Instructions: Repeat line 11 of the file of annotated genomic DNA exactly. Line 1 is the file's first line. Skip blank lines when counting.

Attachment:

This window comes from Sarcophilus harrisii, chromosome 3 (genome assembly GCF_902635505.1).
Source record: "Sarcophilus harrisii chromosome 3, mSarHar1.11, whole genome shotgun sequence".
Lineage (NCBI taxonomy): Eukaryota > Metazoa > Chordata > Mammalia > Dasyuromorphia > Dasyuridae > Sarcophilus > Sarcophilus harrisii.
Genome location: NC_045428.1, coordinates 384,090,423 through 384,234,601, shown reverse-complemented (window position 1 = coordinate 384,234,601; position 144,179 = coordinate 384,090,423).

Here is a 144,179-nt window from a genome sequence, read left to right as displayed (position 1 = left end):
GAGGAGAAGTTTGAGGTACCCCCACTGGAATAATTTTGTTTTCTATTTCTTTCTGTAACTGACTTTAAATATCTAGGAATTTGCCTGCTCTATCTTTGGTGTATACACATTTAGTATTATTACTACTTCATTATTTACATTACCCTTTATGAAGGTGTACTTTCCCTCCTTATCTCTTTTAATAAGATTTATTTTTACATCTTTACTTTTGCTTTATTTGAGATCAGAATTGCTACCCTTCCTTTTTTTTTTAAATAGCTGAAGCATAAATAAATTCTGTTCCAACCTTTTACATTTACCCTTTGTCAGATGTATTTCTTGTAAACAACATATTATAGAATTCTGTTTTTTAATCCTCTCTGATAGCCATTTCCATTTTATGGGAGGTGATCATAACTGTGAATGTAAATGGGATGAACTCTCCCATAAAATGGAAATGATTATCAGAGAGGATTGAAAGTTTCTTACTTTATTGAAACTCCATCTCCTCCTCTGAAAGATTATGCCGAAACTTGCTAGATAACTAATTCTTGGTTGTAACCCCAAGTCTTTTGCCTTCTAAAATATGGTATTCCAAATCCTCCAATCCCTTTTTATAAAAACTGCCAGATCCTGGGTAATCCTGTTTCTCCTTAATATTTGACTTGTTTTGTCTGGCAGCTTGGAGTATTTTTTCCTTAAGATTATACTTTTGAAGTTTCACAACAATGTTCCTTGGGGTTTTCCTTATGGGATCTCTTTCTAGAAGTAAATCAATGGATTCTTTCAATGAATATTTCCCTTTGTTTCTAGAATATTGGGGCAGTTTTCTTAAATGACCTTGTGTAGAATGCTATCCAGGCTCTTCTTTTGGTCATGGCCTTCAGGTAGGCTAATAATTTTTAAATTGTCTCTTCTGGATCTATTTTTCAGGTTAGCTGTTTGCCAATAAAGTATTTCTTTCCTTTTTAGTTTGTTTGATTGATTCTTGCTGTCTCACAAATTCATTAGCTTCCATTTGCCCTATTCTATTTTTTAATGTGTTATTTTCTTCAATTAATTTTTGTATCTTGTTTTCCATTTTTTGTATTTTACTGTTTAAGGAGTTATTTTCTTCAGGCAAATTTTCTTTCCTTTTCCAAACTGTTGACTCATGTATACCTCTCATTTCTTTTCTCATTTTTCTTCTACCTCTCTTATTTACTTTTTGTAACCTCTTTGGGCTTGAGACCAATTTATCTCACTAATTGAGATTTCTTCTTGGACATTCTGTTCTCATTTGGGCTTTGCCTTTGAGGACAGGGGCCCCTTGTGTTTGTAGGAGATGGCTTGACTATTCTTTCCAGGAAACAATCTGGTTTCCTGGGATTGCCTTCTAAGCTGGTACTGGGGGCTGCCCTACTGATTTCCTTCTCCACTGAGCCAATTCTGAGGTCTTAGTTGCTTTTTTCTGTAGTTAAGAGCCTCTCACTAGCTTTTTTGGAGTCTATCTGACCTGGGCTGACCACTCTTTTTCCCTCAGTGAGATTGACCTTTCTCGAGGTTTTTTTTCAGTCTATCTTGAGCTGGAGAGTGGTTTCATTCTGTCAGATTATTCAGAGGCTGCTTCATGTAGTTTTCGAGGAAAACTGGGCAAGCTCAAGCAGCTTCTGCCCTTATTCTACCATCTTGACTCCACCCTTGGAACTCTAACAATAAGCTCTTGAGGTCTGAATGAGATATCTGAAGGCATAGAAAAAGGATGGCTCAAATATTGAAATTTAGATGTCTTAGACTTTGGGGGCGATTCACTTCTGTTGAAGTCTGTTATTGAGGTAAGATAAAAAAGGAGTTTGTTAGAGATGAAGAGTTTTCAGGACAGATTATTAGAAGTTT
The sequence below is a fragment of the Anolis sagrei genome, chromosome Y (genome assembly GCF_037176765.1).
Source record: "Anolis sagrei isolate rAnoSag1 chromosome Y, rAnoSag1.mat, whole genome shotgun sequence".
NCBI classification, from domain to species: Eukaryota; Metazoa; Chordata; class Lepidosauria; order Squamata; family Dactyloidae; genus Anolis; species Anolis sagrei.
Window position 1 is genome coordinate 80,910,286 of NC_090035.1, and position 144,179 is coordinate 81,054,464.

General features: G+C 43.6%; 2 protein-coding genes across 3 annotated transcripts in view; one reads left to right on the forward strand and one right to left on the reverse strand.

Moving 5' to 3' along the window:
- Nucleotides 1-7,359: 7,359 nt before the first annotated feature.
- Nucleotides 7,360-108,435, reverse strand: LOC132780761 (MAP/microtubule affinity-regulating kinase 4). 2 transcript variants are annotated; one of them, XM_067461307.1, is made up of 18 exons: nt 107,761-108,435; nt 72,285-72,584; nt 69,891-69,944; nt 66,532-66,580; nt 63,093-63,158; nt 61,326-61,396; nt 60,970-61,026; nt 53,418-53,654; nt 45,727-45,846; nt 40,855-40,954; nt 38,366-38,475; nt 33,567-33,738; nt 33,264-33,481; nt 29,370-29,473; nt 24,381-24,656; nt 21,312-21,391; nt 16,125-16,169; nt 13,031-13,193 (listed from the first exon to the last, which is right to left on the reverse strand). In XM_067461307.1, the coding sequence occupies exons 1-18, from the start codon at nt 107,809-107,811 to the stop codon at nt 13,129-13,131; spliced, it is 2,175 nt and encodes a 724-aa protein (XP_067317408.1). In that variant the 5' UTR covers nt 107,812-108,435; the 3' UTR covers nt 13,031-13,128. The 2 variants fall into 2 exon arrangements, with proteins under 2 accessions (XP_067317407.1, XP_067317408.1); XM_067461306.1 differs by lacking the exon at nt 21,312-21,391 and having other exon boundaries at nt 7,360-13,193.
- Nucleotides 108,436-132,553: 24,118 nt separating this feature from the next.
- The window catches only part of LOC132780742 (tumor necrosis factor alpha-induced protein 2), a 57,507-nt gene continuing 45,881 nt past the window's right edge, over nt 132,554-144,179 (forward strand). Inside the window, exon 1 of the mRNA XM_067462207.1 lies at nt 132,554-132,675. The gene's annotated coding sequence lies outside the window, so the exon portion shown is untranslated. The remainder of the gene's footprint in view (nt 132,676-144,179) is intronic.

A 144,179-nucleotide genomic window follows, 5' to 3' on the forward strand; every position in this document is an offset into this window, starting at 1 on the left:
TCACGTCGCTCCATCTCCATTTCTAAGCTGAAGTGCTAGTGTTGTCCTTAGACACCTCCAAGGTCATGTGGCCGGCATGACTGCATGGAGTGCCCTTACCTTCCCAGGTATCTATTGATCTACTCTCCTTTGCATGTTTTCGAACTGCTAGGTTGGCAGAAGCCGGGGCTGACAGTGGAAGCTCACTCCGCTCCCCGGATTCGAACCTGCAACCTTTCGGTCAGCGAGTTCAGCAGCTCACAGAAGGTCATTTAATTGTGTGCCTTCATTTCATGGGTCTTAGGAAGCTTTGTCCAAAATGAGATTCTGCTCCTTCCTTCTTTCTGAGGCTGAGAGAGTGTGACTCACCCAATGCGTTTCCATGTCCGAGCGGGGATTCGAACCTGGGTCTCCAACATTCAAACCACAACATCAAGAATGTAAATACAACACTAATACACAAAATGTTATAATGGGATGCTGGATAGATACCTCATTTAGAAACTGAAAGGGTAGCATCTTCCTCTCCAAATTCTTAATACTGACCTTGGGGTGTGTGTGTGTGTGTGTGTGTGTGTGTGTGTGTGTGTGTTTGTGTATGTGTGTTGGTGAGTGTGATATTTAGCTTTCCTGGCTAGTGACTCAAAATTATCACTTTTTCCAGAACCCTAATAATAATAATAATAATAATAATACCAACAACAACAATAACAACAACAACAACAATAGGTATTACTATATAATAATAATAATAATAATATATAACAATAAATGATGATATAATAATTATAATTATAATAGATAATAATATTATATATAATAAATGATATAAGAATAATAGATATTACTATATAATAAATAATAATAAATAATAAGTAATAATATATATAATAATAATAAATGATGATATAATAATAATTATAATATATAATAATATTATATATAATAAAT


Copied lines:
General features: G+C 43.6%; 2 protein-coding genes across 3 annotated transcripts in view; one reads left to right on the forward strand and one right to left on the reverse strand.